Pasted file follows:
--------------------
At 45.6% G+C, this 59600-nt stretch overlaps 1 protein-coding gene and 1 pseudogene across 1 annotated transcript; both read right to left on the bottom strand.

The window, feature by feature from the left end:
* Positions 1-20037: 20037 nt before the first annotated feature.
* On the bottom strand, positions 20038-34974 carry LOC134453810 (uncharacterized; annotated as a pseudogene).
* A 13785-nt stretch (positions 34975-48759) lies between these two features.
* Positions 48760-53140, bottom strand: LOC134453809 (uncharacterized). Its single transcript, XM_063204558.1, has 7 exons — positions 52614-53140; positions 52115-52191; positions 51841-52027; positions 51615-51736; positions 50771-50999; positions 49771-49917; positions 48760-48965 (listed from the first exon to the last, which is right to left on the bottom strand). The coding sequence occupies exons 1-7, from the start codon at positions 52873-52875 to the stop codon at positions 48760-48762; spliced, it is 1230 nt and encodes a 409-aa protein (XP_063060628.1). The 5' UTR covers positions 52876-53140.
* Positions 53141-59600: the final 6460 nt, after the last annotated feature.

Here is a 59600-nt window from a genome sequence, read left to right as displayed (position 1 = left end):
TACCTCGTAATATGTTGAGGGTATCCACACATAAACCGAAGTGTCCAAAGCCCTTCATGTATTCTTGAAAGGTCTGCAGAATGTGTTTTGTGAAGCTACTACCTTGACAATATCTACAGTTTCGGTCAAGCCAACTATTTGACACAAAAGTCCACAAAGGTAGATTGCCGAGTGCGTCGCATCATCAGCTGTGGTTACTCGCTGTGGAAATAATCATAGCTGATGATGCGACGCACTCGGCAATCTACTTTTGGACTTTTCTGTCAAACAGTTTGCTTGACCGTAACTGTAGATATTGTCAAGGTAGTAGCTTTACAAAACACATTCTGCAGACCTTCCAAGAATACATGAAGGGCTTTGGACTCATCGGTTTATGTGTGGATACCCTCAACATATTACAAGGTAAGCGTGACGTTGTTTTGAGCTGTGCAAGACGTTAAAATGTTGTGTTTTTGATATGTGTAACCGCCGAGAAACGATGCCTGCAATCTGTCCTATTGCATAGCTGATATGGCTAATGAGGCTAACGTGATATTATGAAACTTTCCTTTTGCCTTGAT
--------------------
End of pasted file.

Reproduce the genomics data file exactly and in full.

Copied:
At 45.6% G+C, this 59600-nt stretch overlaps 1 protein-coding gene and 1 pseudogene across 1 annotated transcript; both read right to left on the bottom strand.

The window, feature by feature from the left end:
* Positions 1-20037: 20037 nt before the first annotated feature.
* On the bottom strand, positions 20038-34974 carry LOC134453810 (uncharacterized; annotated as a pseudogene).
* A 13785-nt stretch (positions 34975-48759) lies between these two features.
* Positions 48760-53140, bottom strand: LOC134453809 (uncharacterized). Its single transcript, XM_063204558.1, has 7 exons — positions 52614-53140; positions 52115-52191; positions 51841-52027; positions 51615-51736; positions 50771-50999; positions 49771-49917; positions 48760-48965 (listed from the first exon to the last, which is right to left on the bottom strand). The coding sequence occupies exons 1-7, from the start codon at positions 52873-52875 to the stop codon at positions 48760-48762; spliced, it is 1230 nt and encodes a 409-aa protein (XP_063060628.1). The 5' UTR covers positions 52876-53140.
* Positions 53141-59600: the final 6460 nt, after the last annotated feature.

Here is a 59600-nt window from a genome sequence, read left to right as displayed (position 1 = left end):
TACCTCGTAATATGTTGAGGGTATCCACACATAAACCGAAGTGTCCAAAGCCCTTCATGTATTCTTGAAAGGTCTGCAGAATGTGTTTTGTGAAGCTACTACCTTGACAATATCTACAGTTTCGGTCAAGCCAACTATTTGACACAAAAGTCCACAAAGGTAGATTGCCGAGTGCGTCGCATCATCAGCTGTGGTTACTCGCTGTGGAAATAATCATAGCTGATGATGCGACGCACTCGGCAATCTACTTTTGGACTTTTCTGTCAAACAGTTTGCTTGACCGTAACTGTAGATATTGTCAAGGTAGTAGCTTTACAAAACACATTCTGCAGACCTTCCAAGAATACATGAAGGGCTTTGGACTCATCGGTTTATGTGTGGATACCCTCAACATATTACAAGGTAAGCGTGACGTTGTTTTGAGCTGTGCAAGACGTTAAAATGTTGTGTTTTTGATATGTGTAACCGCCGAGAAACGATGCCTGCAATCTGTCCTATTGCATAGCTGATATGGCTAATGAGGCTAACGTGATATTATGAAACTTTCCTTTTGCCTTGAT